When it comes to the future of mobility, sharing is caring — bike and car sharing schemes, trip-planning apps, and Uber — information and resources are pooled to get people from A to B cheaper and more conveniently. It also cuts down on traffic and pollution as cities become more congested. Public transit systems and private enterprises alike are looking for better ways to move people. Because a hassle-free journey is indeed something to get misty-eyed about.

Oceans will be farmed

Fish farms notwithstanding, the possibility of ocean farms for food production could become a reality. This won’t look like corn or apple trees growing on the seabed, or feature any botanical gardens in the place of coral reefs. Rather, there would be a mix of seaweed crops and shellfish such as oysters and mussels growing in a polyculture vertical garden. Sounds fishy, in a good way.

Antarctica & arctic will be open for business

The continent governed by 53 countries is a hotbed for tourism (up 17 percent last year) even if it’s still a cold bed for sleeping. Private yachts and planes, and adventure tourism are the first waves of polar expeditions, but that could pave the way for more business, such as resource extraction, as the continent warms. Same goes for the Arctic, where drilling for oil is already in place and cruise and container ships are regular traffic. Stoplights coming soon.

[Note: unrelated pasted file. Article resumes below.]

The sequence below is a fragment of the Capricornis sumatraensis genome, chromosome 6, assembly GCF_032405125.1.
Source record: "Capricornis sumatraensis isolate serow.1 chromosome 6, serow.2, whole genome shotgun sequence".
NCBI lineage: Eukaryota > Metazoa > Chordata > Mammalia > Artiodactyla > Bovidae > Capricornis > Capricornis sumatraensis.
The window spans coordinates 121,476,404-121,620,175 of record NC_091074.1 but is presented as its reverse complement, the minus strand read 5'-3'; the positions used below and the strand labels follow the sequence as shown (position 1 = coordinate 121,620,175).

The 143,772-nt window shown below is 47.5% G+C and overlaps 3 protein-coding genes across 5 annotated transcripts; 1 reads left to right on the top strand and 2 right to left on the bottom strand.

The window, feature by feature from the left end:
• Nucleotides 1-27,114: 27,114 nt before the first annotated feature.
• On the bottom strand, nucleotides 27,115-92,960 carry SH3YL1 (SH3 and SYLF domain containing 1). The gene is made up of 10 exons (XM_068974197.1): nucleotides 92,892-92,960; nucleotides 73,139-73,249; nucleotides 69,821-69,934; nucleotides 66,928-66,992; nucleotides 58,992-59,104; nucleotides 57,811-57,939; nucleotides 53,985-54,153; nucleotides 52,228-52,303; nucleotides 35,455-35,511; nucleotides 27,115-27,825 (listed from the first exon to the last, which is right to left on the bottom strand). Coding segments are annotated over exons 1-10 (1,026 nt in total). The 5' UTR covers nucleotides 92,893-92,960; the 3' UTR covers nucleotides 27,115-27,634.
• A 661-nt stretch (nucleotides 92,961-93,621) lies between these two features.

Innovation Proverb: Don't throw the baby out with the bathwater

Søren Kierkegaard said: ‘Life can only be understood backwards; but it must be lived forwards’. The important thing as we consider this list is how to navigate these coming tidal shifts in our culture. It will be necessary to keep a sense of balance and perspective as the future approaches. We mustn’t forget that innovation is simply a fancy word for “new”.

And although new is novel, it shouldn’t be at the expense of what is working perfectly well as it is. If we mess with a good thing, then at some point the old way of doing things will start to feel refreshing — not having to remember a thousand passwords for everything, calling a business that answers the phone, the taste of a tomato that was not grown in a greenhouse in December…